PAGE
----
Some background on this deleted scene. When I first wrote Dare to Kiss, the plot had always been focused on Lacey and making the baseball team, but I'd want to sprinkle a few scenes in Dare to Kiss to set up the story line for Dare to Dream. But my editor and I felt that Dare to Kiss was already good without the 3 or 4 scenes that were initially intended for Dare to Kiss (the one you're about to read is one scene), and adding this scene and the other ones I'd taken out would have been too confusing. However, if you've read Dare to Dream, you will find that this scene isn't in Dare to Dream either. The plot for Dare to Dream took on a whole new vision, and I'll post some of those scenes at a later date.
The scene is unedited and may contain errors.
Lacey's POVPeople milled around, prattled, and scoured Gray Hall for their seats. Becca and I had arrived early so we could get our tickets. We had a girls’ night planned since Kade, his brothers and Hunt had gone to check out a boxing match. Afterwards, Becca and I intended to visit my dad. His club was located two blocks from Gray Hall in the heart of Boston.
“So you know anything about roller derby?” I asked Becca.
She sipped her drink. “A little. But the program explains the rules and who’s who.”
I opened the thick booklet, leafing through the pages until I found the rules. I quickly read the basics of play. Roller derby consisted of two teams each with five players. They skated around a track with one player designated as the jammer or the scorer. The other four were the blockers. Points were scored when a jammer lapped members of the opposing team.
“Wow. Glory is the jammer,” Becca’s voice hitched.
“Why is that surprising?” I asked.
“I guess I figured one of the larger girls like Renee would be the jammer.”
Fans were still filling the hall, wearing their fan favorite T-shirts. The Knockers were battling the Calistogas, and both teams were unbeaten so far this season.
“What did Kross want?” I asked, passing the time until the festivities began.
I’d been wondering about Kross and Becca. He’d asked her to leave with him at lunch. I didn’t know if he was going to scold her for her announcement about Tyler asking me out or he had other intentions.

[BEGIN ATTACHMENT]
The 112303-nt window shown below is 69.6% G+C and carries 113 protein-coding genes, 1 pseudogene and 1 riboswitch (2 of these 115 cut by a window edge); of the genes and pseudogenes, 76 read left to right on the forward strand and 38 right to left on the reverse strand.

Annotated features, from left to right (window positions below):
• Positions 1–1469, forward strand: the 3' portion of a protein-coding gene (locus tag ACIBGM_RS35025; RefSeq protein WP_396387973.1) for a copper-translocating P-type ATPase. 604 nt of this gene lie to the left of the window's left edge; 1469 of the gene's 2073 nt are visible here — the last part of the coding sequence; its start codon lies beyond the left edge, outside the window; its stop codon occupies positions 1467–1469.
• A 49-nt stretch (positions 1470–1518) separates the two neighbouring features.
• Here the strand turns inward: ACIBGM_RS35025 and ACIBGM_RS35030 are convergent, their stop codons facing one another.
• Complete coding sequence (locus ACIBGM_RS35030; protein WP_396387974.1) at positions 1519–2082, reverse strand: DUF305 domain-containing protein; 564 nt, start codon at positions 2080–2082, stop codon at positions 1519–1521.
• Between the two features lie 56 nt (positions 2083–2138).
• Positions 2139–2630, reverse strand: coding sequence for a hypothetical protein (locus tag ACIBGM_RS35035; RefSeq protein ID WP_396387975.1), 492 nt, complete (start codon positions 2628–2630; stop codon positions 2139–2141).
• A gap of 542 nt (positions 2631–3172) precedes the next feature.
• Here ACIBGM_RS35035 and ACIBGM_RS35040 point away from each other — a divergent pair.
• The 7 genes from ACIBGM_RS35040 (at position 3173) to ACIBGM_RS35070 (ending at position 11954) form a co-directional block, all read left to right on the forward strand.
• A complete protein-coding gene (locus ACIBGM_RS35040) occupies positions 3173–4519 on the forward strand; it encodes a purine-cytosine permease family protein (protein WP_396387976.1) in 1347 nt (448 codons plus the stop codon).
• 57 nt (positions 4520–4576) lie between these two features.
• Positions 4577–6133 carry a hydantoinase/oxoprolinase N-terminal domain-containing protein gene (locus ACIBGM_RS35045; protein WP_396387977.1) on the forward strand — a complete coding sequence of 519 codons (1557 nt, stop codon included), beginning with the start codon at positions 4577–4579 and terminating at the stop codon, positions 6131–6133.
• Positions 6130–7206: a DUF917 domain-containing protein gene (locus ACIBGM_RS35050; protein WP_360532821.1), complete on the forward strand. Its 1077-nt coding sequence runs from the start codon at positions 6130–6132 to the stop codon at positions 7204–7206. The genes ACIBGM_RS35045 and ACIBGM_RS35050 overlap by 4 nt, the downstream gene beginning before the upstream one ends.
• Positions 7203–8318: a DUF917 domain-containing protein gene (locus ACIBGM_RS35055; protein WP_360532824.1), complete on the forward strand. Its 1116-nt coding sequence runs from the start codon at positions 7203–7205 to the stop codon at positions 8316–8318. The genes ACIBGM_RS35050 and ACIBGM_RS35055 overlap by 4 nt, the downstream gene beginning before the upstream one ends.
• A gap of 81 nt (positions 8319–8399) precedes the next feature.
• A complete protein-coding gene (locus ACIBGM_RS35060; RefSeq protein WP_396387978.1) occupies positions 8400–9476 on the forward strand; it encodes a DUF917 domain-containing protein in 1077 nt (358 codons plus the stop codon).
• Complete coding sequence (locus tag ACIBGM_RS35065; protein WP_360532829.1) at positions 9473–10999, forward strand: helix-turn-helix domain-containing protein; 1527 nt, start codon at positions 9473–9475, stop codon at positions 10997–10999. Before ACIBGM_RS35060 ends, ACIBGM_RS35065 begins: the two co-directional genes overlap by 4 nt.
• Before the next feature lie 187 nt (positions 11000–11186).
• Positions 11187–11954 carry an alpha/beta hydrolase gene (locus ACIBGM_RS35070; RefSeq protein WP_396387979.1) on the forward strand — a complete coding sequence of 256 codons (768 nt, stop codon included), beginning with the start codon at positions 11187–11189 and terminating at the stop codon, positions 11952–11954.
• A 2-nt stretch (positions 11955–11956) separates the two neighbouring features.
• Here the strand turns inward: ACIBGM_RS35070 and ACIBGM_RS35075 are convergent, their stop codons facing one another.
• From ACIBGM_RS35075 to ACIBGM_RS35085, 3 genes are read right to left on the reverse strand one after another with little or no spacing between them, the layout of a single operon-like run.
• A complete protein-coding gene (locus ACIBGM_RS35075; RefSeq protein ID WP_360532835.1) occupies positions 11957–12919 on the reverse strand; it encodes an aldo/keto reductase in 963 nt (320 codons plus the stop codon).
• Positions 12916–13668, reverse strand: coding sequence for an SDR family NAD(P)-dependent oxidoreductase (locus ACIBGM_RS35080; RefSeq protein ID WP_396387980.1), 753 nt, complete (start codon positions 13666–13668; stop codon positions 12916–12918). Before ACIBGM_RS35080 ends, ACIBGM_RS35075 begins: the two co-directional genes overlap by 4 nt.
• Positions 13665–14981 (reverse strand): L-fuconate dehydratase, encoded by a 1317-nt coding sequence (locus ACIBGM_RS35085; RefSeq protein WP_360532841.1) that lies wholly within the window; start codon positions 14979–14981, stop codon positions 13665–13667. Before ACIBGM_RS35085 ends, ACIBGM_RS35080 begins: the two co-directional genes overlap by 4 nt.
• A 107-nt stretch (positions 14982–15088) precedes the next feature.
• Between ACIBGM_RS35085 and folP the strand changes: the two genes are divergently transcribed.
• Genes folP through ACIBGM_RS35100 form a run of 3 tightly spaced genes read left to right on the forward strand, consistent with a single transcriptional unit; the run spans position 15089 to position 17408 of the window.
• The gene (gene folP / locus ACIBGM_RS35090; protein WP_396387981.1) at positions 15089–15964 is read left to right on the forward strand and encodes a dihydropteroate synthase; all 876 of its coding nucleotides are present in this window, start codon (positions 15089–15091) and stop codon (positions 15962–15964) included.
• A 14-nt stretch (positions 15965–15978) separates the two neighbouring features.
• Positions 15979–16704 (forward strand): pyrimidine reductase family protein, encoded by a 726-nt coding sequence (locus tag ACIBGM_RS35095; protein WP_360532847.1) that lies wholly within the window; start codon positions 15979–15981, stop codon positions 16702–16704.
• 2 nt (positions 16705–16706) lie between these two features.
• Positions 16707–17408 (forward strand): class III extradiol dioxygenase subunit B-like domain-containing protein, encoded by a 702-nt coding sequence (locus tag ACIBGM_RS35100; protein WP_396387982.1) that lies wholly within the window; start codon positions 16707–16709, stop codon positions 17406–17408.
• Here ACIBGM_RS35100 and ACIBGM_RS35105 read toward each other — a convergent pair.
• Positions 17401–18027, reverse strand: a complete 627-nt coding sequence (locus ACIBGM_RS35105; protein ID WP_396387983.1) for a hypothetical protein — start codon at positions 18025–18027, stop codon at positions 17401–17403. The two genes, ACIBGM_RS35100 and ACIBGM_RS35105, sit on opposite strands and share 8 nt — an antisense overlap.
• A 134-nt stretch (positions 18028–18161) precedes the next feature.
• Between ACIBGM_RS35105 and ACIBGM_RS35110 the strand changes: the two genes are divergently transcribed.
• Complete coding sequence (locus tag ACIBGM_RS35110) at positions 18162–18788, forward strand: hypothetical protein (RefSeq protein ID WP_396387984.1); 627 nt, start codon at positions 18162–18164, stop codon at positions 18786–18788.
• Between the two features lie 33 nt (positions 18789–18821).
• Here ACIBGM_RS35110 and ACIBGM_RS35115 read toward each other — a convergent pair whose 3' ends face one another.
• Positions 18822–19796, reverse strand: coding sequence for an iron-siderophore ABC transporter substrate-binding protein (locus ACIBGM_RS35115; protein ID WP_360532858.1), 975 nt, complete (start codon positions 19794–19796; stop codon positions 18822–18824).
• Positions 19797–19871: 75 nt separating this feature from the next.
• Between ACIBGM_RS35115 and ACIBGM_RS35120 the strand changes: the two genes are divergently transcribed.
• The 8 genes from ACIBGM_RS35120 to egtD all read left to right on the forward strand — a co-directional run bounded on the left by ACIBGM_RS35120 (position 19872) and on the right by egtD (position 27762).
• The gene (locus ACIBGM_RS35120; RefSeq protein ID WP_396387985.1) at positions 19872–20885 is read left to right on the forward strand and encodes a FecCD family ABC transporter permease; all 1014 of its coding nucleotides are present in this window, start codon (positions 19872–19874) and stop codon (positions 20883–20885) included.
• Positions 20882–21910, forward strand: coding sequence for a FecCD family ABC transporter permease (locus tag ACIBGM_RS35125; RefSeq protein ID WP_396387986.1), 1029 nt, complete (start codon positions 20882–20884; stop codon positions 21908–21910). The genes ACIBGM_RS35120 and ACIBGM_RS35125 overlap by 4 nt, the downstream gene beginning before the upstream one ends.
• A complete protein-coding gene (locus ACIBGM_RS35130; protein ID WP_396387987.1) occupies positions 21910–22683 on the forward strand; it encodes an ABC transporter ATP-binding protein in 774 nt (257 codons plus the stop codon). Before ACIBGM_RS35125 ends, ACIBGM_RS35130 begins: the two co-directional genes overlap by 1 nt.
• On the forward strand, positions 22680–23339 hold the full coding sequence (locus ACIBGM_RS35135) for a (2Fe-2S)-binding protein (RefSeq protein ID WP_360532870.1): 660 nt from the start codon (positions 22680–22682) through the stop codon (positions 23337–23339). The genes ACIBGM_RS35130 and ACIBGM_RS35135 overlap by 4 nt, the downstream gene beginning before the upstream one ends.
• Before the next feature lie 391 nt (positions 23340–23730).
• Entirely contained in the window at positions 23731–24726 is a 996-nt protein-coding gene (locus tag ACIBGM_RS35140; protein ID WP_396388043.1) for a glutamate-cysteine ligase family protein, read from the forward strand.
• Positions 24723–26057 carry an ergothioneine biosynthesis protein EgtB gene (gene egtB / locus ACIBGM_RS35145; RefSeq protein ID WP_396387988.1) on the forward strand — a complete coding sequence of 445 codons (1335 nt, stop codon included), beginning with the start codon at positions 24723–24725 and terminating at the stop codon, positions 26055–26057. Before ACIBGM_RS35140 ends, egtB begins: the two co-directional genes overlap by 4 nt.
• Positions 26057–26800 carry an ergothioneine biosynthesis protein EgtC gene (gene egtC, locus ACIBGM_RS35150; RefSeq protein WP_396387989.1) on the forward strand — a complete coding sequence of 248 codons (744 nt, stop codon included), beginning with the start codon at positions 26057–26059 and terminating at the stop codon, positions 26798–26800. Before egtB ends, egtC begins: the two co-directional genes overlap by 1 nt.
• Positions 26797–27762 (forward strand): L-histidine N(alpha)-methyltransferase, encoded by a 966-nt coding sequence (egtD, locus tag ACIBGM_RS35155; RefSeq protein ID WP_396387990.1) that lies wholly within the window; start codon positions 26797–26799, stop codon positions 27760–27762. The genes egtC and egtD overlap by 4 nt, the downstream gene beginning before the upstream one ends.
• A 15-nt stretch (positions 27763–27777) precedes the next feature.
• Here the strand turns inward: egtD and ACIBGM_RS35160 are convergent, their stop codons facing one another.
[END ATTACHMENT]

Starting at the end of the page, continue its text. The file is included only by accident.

Her face turned dark red. “He asked me out.”
“Seriously? I thought you were sweet on Kelton?”
“Kelton just wants to be friends. I pity any girl who wants a serious relationship with him. He’s going to be a tough guy to tie down.”
“Yeah, tying him down in the sexual sense won’t be that hard, but a long term relationship.” I snickered, remembering how he struggled to deliver Kade’s message to me. I still needed to ask him what his hang up was with love. “So, how do you know Tyler wants to ask me out? Did he tell you?”
“No. But have you noticed the way he looks at you?” Becca said.
“Why would I? Kade is the only one I see. Forget me, what’s the story between you and Tyler, anyway?” The question was long overdue.
She absently flipped through the program. “There is none. We dated two years ago. He dumped me and that’s it.”
“There’s more to it,” I said. “I saw how you acted when Hallie came to the emergency room. So dish.”
“First, Hallie irritates me. She doesn’t love Tyler. She’s just using him. She thinks he’s her ticket out of town with a football scholarship then maybe the pros. He’s clueless. Anyway, I thought I loved him. I wanted more he didn’t. End of story.”
I hiked my feet up to rest on the back of the empty seat in front of me. “So do you love him?”